Praey for the Gods

by No Matter Studios
The studio
Against the odds, and the gods

In 2014, Kirkland, Washington-based friends Brian Parnell, Tim Wiese (glasses) and Hung-Chien Liao began working after-hours on their first game. By January 2016, they had enough confidence in their progress to leave game-studio jobs in San Francisco and move to Seattle. Drawing on their savings, and working in Parnell’s basement, they pursued an all-or-nothing dream to make a stunning dystopian world of vengeful gods and unforgiving winter landscapes.

Initially betting their careers on the success of their passion project, Praey for the Gods, the trio upped the ante with a very successful fundraising campaign. Now, having surpassed No Matter’s goal by 60 percent on Kickstarter, they are beholden to an excited corps of fans eagerly awaiting Praey’s release.

The project
Inspired by giant games

Praey for the Gods is an extreme adventure in a totemic universe, where players are sent to a desolate frozen island to discover the mystery behind a never-ending winter and defeat the enormous beasts that defend the territory. To be released on Windows via Steam, then PlayStation 4 and Xbox One, it’s a non-linear game where you must choose who you battle and how, traverse dynamic snow terrain, explore mysterious temples that contain secrets and treasure, and scavenge to survive.

And No Matter is following some impressive forerunners, as Parnell explains: “Inspired by games like Shadow of the Colossus, we had some big shoes to fill.” And Wiese adds that they “wanted a game that involved fighting ridiculously large monsters, but without the player just swinging a sword at the foot of a giant. So naturally that means you need a ranged weapon like a bow to attack it, but we also wanted to get in there up close and personal with the beast, so climbing it was a natural result of that.”

Watch the Praey for the Gods trailer
The reveal
Creating realistic footprints in the snow

“As well as creating some amazing epic bosses, we knew that snow would be crucial for us. It’s so omnipresent it’s really like another boss,” says Parnell. And Wiese adds: “We could just have used footstep decals to fake snow but we wanted something much more interactive and realistic.”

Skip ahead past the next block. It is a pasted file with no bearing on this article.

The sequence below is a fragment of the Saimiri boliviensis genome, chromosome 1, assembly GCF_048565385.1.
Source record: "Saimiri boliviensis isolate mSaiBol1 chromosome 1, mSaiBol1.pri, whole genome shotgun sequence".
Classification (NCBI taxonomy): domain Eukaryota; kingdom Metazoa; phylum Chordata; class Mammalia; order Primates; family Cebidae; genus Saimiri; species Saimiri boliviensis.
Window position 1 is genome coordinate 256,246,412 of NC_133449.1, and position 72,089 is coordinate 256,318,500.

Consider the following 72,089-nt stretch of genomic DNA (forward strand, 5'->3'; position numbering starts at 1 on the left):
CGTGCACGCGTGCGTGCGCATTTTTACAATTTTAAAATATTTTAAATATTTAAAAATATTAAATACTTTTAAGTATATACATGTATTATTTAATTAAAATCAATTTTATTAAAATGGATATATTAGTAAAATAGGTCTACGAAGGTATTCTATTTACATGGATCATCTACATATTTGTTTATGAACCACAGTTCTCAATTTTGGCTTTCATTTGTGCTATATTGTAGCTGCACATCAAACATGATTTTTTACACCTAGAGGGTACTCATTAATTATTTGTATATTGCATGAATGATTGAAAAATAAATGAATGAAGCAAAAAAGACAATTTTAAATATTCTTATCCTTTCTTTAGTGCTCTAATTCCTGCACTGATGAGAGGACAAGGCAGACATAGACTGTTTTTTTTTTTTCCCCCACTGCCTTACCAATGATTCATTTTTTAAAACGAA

To achieve this, Chien and the team exploited Unity’s tessellation capabilities, which enables you to create geometry, such as polygons or closed shapes, that tessellates, or breaks down, into smaller and smaller geometries. This allows designers to achieve far more detail on surfaces, depth and resolution to achieve ultimate fidelity.

“We wanted a solution that would allow characters and objects to push down the snow in a realistic way,” says Wiese. “Using tessellation, our snow tech pushes up snow based on the height we paint it on the terrain. So when the player or an object intersects with the snow we remove that section, giving the appearance that the snow has been pushed down, creating realistic footprints.”

Setting up the snowy surfaces in this manner also enables No Matter to create areas of deep drifts where the player actually gets submersed, impeding their progress and heightening drama as they collide with the underlying terrain. As Parnell says, “Having players struggling in our extreme environment is a core Praey for the Gods gameplay mechanic, and tessellation helps us achieve it.”

Climbing on deformable physics

Climbing on deformable physics was one of the first major hurdles No Matter wanted to solve. “A huge part of our vision and gameplay was that you mount these giants and take them down against all odds, so we needed to climb a moving boss and interact with it,” declares Wiese.

This in itself is no easy feat, because by default collision detection is set up for static or moving rigid bodies, not animated ones.

Unity's Animated Physics system enables action-packed boss interactions.

Unity's Animated Physics system enables action-packed boss interactions.

On a high level Unity allows animated meshes to have physics that move with them and interact with other physics accurately. The system works by having a slightly lower resolution proxy physics mesh – the same way you generally want to create lower resolution physics meshes for props. This “proxy” mesh allows No Matter to record the mesh animation and then translate it back into the physics system for high-fidelity output.

Chien and company are very pleased with the result: “The Animated Physics system allows players to climb and collide with our bosses as they are moving, while making sure that the collision on the boss is as close as possible to the visuals players see. This also allows action-packed interactions between the boss and any rigid bodies it encounters.”

Whether putting a monstrous giant/beast or unforgiving weather in your face, tiny No Matter Studios is building a big story with convincing material effects to match.

No Matter tapped Unity’s features for innovative artists and designers.

Interested in building tools with Unity’s open and flexible architecture? Check out our latest version.

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